CALGARY — The very earliest at which crude will begin flowing out of the Fort Hills oilsands project will be late 2015, the chief executive of UTS Energy Corp. (TSX:UTS) said Monday.
“You have to have some patience,” Will Roach told analysts on a conference call Monday to discuss his company’s third-quarter results.
“I understand from the shareholder perspective that’s not always very attractive. But these oilsands assets are long-term in nature, very high capital intensity and you have to spend the right time to get the right technologies and the right strategy to develop them.”
Suncor Energy Inc. (TSX:SU) is the operator of Fort Hills with a 60 per cent stake; UTS and Vancouver-based miner Teck Resources Ltd. (TSX:TCK.B) evenly split the rest.
Suncor inherited the Fort Hills interest through its merger with Petro-Canada in August.
On Friday, Suncor chief executive Rick George said moving ahead with Fort Hills would not be a priority in 2010 and expansions to its Firebag project would be first in the queue.
“Obviously it is not in this first leg. It’s hard for us to see project economics beating Firebag 3 or 4 for other projects that we have, certainly in the near term,” George said.
UTS expected its partner would make that decision, given that the Firebag is much further along in development than Fort Hills.
“This comes as no surprise and actually we’re quite constructively looking at this development,” Roach said.
“We think it will take about a year to sort out the best way to develop Fort Hills and it shows really that there’s quite complicated and large opportunities for synergies with the Suncor infrastructure.”
On a conference call with analysts Friday to go over its spending plans for next year, George said Suncor would target an average of 10 to 12 per cent annual production growth in the oilsands through to 2020.
Fort Hills will need to come on stream some time in the next decade in order for Suncor to meet that target, Roach said.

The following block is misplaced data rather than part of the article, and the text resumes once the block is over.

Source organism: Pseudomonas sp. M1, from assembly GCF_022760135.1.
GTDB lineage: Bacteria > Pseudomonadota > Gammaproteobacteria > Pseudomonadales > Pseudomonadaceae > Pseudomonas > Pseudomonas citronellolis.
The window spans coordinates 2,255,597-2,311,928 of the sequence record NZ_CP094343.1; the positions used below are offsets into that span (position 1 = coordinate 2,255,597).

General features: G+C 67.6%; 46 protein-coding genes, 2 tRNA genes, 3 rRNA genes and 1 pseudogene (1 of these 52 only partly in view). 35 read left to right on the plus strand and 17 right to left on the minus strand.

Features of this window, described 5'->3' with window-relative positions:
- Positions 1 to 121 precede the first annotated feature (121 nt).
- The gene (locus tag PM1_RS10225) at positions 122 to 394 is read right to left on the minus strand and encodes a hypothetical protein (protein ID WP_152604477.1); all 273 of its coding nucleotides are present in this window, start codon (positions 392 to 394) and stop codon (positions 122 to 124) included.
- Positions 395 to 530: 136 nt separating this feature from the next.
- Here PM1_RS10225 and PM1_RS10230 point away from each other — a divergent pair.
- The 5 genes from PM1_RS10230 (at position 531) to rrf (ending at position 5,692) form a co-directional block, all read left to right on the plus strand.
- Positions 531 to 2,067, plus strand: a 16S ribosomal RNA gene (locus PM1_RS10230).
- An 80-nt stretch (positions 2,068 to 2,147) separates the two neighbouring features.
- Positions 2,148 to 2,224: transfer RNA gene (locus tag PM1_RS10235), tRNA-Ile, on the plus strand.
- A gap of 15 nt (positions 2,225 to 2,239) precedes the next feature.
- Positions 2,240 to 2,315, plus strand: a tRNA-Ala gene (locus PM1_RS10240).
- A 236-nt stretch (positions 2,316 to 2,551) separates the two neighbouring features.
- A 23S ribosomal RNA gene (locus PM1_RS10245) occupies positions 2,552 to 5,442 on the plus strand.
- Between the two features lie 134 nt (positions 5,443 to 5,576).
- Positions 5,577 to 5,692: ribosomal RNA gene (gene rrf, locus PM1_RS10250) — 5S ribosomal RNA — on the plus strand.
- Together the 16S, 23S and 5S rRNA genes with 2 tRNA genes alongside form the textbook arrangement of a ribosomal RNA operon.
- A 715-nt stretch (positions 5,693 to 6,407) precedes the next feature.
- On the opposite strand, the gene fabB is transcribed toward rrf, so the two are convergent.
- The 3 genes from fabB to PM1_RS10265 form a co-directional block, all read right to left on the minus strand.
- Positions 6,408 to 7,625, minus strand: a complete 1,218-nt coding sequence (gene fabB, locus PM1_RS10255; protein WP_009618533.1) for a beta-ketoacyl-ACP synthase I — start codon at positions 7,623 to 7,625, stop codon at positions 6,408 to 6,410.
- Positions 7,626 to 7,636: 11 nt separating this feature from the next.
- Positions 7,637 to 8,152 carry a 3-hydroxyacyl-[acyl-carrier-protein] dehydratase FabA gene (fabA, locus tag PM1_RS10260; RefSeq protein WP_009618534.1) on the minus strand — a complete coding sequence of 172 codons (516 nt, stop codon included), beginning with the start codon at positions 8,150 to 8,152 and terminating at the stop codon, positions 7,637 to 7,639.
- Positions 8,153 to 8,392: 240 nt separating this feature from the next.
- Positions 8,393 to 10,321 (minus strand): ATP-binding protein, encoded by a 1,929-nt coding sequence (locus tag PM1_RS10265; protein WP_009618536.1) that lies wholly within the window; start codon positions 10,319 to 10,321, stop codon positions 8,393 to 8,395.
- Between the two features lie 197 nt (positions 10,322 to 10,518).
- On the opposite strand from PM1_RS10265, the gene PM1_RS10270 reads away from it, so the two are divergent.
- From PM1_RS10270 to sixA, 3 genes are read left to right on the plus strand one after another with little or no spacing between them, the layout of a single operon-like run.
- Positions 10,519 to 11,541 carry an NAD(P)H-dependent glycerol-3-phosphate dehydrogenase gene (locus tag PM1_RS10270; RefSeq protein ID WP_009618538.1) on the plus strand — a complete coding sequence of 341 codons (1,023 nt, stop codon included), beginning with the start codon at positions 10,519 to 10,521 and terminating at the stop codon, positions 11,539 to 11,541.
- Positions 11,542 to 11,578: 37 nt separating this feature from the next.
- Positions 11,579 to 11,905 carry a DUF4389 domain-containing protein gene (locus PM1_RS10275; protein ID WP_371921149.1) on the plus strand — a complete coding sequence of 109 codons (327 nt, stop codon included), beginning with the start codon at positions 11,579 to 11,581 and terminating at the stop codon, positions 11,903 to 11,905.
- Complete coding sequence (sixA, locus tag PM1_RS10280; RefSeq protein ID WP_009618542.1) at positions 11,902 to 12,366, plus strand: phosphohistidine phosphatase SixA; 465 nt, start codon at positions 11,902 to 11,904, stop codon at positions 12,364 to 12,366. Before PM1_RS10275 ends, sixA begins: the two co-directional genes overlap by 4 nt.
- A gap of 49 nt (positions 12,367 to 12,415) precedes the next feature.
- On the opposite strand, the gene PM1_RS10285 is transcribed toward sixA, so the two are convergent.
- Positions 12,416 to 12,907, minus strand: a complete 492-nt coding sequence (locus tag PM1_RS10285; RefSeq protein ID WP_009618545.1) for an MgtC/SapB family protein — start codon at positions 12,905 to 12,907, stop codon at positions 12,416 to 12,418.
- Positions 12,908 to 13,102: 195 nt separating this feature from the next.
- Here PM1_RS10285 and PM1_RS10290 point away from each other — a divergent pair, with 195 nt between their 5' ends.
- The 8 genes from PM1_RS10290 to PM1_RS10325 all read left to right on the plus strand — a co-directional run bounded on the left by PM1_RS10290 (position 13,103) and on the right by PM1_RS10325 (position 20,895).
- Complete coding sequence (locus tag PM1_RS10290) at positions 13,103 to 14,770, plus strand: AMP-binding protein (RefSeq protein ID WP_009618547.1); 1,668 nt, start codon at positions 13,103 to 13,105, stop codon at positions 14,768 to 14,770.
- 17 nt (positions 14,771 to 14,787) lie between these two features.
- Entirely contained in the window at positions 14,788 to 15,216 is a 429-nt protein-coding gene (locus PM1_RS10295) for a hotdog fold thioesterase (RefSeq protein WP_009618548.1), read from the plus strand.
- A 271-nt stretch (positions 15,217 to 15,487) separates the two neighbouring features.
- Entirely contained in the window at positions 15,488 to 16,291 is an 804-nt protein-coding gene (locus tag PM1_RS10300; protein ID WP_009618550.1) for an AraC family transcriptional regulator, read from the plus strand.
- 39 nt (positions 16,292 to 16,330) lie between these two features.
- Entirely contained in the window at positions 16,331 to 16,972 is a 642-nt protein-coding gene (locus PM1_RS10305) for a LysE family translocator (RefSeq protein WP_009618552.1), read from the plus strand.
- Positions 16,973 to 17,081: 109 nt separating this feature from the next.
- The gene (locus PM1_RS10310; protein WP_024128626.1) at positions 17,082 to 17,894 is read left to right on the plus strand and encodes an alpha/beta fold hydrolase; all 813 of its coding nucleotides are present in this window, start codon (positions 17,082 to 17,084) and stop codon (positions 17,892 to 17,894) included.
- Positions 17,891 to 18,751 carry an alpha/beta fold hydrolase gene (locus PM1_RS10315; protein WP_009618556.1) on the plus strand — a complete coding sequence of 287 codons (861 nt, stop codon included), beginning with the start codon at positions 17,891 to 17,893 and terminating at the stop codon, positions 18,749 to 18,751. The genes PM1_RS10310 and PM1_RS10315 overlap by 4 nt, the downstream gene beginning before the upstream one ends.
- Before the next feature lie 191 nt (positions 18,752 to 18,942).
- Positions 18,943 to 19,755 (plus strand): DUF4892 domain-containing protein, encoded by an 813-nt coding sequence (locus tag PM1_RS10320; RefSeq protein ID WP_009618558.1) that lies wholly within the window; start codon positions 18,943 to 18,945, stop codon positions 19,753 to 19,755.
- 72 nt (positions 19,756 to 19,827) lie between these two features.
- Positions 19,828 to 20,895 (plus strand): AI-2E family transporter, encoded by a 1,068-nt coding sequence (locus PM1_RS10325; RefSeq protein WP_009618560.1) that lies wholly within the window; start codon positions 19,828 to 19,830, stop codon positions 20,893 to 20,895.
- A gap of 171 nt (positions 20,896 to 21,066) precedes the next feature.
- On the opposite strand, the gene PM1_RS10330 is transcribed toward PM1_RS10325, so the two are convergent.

Ray Reipas, vice-president of energy at Teck Resources Inc., said the mining company is talking with its partners.
“We are committed to working with Suncor and UTS to optimize the Fort Hills project in both its design and schedule,” Reipas said.
UTS is in a “waiting game” until Suncor makes a decision on Fort Hills late next year, wrote UBS Investment Research analyst Andrew Potter in a note to clients Monday.
“Despite the lack of clarity concerning Fort Hills, the market for oil sands transactions appears to be heating up with resource valuations coming back in-line to 2008 levels,” he said.
“This should provide some positive read-through for UTS with the potential for the company to be an acquisition target.”
In addition to Fort Hills, UTS also splits ownership of the Frontier and Equinox oilsands properties with Teck.
UTS recently sold its half-interest in the Lease 421 area to Imperial Oil Ltd. (TSX:IMO) and its U.S. parent company ExxonMobil Corp. (NYSE:XOM) for $250 million.
That transaction marked the end of a strategic review triggered by a hostile takeover bid from French energy giant Total S.A.’s Canadian arm earlier this year.
Another small oilsands player, Opti Canada Inc. (TSX:OPC), is in the midst of a strategic review of its own, in which a sale of the company or its assets are being weighed.
On Monday, Opti said it intends to fund that process through a US$425 million private placement offering of senior secured notes.
Late Friday UTS said it lost $4.7 million in the third quarter compared with a loss of $936,000 a year ago.
The loss for the quarter ended Sept. 30 amounted to a penny per share compared with a loss of $936,000 or 0.2 cents per share a year ago.
Revenue totalled $205,000, down from $3 million.
UTS shares rose four cents, or 1.9 per cent, to $2.17 on the Toronto Stock Exchange Monday.